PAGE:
Some DSP blocks take up two or three slots, and each of those slots represents a value that can be modulated using one of the assignable control sources. For instance, the "4POLE LOPASS W/ SEP" (actually two 2-pole lowpass filters which can operate in unison or at different frequencies) DSP block takes up 3 slots. The first is used to set the frequency for the filter, the second to set the resonance, and the third to set the "separation" between the two 2-pole filters. Just as in the case of the [SAW] DSP block, each of those parameters can be modulated by three control sources.
A discussion of V.A.S.T. would not be complete without mentioning "FUNs". "FUN" stands for "function", and these are mathematical equations that take two values (a and b) as inputs and perform an operation on them. FUN equations include "a+b", "a*b", "b/(1-a)", and many others of varying complexity. They also allow for self-modulation; some FUNs introduce a variable "y" which represents the most recent output of the FUN. The Kurzweil evaluates each FUN every 20 milliseconds, hence it can take that value and plug it back into the equation if the equation has "y" as an input variable. Any modulation source can be assigned to a or b (or both at the same time) in a FUN. This can be used to mix two modulation sources, cause one to multiply the effects of another, and so forth. Internally, the K2000 rescales whatever value is currently being sent by the control source to a number between -1 and 1 (for bipolar control sources. Unipolar sources are scaled between 0 and 1), then applies the function and returns an output value. Using FUNS, therefore, more than three control sources can be assigned to modulate a parameter in a block since you can assign a FUN as a modulation source for "Src1", "Src2", or "Dptctl". Four FUNs are available per layer and FUNs can be assigned as inputs to other FUNs. The Kurzweil evaluates the FUNs sequentially, hence for this to work you would want to assign FUN1 as an input to FUN2, but not vice versa.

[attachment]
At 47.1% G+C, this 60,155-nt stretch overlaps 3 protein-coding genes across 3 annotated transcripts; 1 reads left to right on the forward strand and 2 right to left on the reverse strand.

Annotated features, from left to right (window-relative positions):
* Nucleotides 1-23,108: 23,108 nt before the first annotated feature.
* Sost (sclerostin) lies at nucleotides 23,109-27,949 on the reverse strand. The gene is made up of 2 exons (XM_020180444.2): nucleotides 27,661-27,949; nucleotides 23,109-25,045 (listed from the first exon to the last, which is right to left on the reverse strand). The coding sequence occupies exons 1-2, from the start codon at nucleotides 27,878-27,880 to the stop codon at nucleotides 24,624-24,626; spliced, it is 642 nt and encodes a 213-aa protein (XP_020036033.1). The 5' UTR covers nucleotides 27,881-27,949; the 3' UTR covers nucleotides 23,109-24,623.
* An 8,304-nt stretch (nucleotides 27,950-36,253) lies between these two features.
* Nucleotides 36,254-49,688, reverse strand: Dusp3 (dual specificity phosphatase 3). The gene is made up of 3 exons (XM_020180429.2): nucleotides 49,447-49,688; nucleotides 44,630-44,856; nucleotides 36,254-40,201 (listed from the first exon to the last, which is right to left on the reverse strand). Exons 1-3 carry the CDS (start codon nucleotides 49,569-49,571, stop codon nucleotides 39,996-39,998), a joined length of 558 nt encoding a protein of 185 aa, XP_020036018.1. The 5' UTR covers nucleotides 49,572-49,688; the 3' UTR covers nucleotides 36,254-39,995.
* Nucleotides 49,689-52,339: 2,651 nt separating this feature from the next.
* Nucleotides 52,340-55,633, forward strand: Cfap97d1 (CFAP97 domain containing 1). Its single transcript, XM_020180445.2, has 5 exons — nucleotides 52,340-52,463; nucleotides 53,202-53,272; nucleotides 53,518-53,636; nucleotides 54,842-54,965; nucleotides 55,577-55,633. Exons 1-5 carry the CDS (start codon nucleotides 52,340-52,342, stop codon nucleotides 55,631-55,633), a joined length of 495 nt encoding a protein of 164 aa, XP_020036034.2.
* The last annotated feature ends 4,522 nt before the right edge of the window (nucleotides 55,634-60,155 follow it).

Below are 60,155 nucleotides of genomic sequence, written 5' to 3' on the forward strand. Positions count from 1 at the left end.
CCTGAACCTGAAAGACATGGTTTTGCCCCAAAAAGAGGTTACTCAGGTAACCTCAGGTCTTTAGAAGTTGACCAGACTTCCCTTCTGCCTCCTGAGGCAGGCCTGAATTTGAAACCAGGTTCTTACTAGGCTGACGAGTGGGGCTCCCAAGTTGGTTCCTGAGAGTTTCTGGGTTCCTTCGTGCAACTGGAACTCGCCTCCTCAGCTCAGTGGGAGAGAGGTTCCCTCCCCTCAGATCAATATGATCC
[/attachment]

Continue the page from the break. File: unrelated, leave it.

A program can be set to run in "global" mode as well. In this mode, certain modulation sources can affect all layers in a program instead of just affecting the current layer. Among other effects, in "global" mode the global LFO will always be running, instead of starting when a key is pressed. The behavior of other global modulation sources may also change in this mode.
V.A.S.T. includes a number of control sources. There are two LFOs ("LFO1" and "LFO2") with a user-assignable wave shape and frequency modulation source. "AMPENV" is the main ADSR (attack-decay-sustain-release) control source for the final amplifier in a layer and has multiple attack, decay, and release segments. "ENV1" and "ENV2" are bipolar envelopes, and "ASR1" and "ASR2" are two more unipolar envelopes. All of these can be set to loop for a fixed or infinite number of cycles, and the loop start and end points can be set to different stages of the envelopes. Also include are several random-number generators, clocks based on the internal or external MIDI master clock, key and note state, mono and polyphonic aftertouch, etc. A complete list of these can be found in section 25 of the K2000 user manual.
Features and specifications
- Sample option
- ROM blocks
- PRAM option
- Volatile RAM (SIMMs)
- The K2000VP and K2000VPR. These models are K2000 versions with new presets (based on the presets in the Kurzweil K2500). They have 2 MB of sample RAM, though sampling is not included but can be added.
- Kurzweil K2VX. A 61 key version of the K2000 which included an expanded ROM sample set (incorporating the Orchestral and Contemporary ROM sound sets) made up of 24 MB total (vs. 8 MB on a stock K2000) and a factory-installed P-RAM expansion. The K2vxS has the sampling option and 2Mb of sample RAM.
- Kurzweil's official website: http://www.kurzweil.com/
- K2000 user manual: http://kurzweil.com/content/migration/downloads/pub/Kurzweil/Pro_Products/K2000-K2vx-K2500/K2000-K2vx/Documentation/K2KMAN.ZIP
- K2000 v3 Sound On Sound review